linux (but not samba) quotas

David Lee T.D.Lee at
Thu Mar 29 15:55:03 GMT 2001

On Wed, 28 Mar 2001, Jim McDonough wrote:

> While I happen to agree with this point (this is not my problem, but a that
> of a customer of ours), try telling a paranoid business to configure their
> system with an option that reads:
> "--with-quotas     Include experimental disk-quota support".
> That word "experimental" doesn't sit well with a lot of folks.  If it so
> safe, why is the word "experimental" still in there? And how safe is it on
> 2.0.7?

Thanks for the reply.

Under one interpretation of "experimental", the whole of samba was, is
now, and forever shall be, "experimental".  But I think we can dismiss
that interpretation in this quota discussion. 

My guess is that the "experimental" tag is, by now, simply historical
baggage which hasn't been spring-cleaned.  In the early days, it was,
doubtless, "experimental" in that toe-in-the-water sense. 

Our own involvement with Samba is just about two years.  And it was quite
early on that I discovered, to great relief, the "--with-quotas" option.
It has been of vital and central importance to us: Solaris with both UFS
and VxFS filesystems.  Indeed, when we found there wasn't a VxFS version,
we added it ourselves (with informal support from Veritas) and submitted
it back to the samba project. 

My own view is that the "--with-quotas" option should now be mainstream,
not "experimental".  It also would be far better 'public relations' (your
point, Jim) for this aspect which has had a decent amount of real-world

I would go a step further and suggest that it be the default.  Let me
eliminate possible objections (divide and conquer):

1.  Experimental:  I suspect that most of those sites that use it have
    found it to work satisfactorily.  It is tried, tested and proven,
    both conceptually and in the real, implemented cases. 

2.  "My OS doesn't have a quotas concept.":  Fine.  In that case autoconf
    and configure will determine its absence, and arrange for a null 
    routine to be compiled or similar.  Any failure here is in, not in the quota support.  I think there is a 
    "noquotas.c" arrangement already in place for this.

3.  "My site doesn't use quotas":  Fine.  Samba's call to quotactl() or
    equivalent will report this, and samba then returns df-like figures.
    (It is a tiny bit of overhead on relatively infrequent occasions.) 

4.  "My OS is not a mainstream one":  In that case there will be much else
    in autoconf and configure that needs attention; quota-detection is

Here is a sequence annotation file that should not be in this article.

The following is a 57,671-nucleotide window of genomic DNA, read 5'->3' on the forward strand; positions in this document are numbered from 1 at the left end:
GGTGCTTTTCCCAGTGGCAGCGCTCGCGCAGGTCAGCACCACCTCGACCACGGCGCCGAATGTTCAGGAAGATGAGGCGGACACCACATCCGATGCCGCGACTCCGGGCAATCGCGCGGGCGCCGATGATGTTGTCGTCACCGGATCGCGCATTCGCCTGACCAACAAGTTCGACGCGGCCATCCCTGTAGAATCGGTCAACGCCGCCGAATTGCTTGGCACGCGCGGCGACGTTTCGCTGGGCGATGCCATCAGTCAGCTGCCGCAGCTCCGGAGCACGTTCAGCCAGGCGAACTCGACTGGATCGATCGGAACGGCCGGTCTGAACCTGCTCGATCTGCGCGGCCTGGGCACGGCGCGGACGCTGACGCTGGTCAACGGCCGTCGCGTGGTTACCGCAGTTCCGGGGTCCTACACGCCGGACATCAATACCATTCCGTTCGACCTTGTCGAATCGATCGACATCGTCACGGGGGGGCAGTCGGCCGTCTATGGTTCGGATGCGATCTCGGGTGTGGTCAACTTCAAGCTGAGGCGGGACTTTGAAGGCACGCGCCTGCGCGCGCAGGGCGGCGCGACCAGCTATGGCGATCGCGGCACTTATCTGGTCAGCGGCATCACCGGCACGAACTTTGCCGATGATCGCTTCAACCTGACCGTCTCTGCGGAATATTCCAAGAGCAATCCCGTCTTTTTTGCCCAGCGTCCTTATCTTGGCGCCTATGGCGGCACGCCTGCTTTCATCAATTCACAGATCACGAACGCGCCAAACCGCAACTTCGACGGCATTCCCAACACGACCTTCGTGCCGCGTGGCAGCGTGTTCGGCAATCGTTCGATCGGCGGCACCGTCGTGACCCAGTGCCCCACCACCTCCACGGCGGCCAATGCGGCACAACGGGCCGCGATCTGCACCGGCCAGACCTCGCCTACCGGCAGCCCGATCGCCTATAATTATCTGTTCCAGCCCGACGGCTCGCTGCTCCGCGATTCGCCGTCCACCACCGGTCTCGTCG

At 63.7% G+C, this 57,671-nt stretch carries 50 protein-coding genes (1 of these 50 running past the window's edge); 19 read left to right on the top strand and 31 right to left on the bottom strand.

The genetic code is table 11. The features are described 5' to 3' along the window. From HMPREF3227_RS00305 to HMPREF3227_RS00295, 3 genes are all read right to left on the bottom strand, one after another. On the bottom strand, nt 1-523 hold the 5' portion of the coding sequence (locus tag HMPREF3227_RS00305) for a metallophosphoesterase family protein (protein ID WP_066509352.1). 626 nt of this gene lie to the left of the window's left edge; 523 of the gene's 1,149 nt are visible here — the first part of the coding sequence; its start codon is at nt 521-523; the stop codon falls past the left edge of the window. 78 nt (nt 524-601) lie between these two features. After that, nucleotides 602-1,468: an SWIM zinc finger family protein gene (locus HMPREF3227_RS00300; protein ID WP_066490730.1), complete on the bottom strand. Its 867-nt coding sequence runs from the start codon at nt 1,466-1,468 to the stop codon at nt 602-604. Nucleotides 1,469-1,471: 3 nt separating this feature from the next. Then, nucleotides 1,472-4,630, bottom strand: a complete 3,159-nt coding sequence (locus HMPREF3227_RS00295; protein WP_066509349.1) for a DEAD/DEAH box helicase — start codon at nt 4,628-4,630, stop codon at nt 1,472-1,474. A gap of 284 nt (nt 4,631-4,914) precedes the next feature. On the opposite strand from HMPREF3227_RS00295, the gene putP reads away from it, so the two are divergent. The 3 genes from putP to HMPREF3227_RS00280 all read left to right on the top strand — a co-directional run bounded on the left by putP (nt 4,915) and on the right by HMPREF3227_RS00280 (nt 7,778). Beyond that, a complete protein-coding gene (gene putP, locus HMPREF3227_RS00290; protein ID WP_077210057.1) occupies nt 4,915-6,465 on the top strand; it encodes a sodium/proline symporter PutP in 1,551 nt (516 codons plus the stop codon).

just one of them (and relatively minor, given that there is a bypass
    route already).

Your question:
   How safe is it on 2.0.7 ?

Well, based on a sample size of 1 ...

We run samba 2.0.7 (and have run its predecessors for nearly two years) on
several fileservers on a mix of Solaris versions, and a mix of UFS and
VxFS filesystems, some quota'd, some not.  Our main fileserver has 700 or
so simultaneous connections, all including a quota'd home directory.  It
works fine.


1.  There was no Solaris/VxFS support.  But it still reported "df" fine. 
    We wanted Solaris/VxFS, we must have been among the early such sites,
    so we added it.  

2.  Very occasionally a user has reported that it shows "df"-like figures.
    On all such (rare) instances, this has been traced to either the
    quotas being off (at the UNIX "quotaon/quotaoff" level) or to some
    problem in the UNIX quota for that user.  That is, to UNIX quota
    problems, not samba ones.

Like any code, there may still be residual bugs.

But my votes would be:
1.  Drop the word experimental.
2.  Go a step further and make "--with-quotas" the default.  

> But here's another twist....put the single file copy aside.  If I have an
> NT server with 15 megs free on a shared folder, and I initiate a 10 meg
> copy, it will start to process.  While the copy is proceeding, I start
> another 10 meg copy on the same share.  No quotas involved, just pure disk
> space.  The NT server will fail the second copy because of lack of space.
> The samba server will allow the copy to proceed until space is exhausted.
> You are then left with one (or two) files which are incomplete, and the
> file size reported by ls is not the same as the contents.  How should samba
> deal with this?  If quota support is enabled, but no quota limits are hit
> by the copy, what happens?

I think, under those circumstances, that the "If quota support is enabled" 
aspect becomes irrelevant.  That is, that the behaviour (whatever that may
be) is unaffected by whether quota support is enabled or not.  I think... 

Hope that helps.


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